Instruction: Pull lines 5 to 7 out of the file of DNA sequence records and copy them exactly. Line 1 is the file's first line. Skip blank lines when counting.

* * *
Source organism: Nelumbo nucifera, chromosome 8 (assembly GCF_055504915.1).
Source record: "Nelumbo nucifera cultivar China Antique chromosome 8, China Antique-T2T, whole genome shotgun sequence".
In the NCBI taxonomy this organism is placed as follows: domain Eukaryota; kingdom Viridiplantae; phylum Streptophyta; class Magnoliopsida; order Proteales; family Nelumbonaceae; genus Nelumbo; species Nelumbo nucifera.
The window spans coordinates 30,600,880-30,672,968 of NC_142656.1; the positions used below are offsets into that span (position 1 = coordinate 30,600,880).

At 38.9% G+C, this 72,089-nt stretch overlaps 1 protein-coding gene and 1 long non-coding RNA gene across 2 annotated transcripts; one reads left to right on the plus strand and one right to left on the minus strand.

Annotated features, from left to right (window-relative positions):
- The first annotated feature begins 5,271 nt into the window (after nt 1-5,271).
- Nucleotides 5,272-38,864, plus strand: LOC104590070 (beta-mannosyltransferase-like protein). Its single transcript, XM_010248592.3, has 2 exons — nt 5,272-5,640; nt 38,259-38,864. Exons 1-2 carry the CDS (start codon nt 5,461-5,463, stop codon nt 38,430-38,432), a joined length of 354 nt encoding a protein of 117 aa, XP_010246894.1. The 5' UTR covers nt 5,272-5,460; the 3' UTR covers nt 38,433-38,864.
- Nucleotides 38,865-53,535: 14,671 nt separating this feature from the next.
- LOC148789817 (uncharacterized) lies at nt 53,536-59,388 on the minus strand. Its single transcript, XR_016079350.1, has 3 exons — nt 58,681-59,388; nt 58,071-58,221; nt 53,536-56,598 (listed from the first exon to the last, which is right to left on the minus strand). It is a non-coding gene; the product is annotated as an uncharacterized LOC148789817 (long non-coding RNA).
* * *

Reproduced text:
At 38.9% G+C, this 72,089-nt stretch overlaps 1 protein-coding gene and 1 long non-coding RNA gene across 2 annotated transcripts; one reads left to right on the plus strand and one right to left on the minus strand.

Annotated features, from left to right (window-relative positions):
- The first annotated feature begins 5,271 nt into the window (after nt 1-5,271).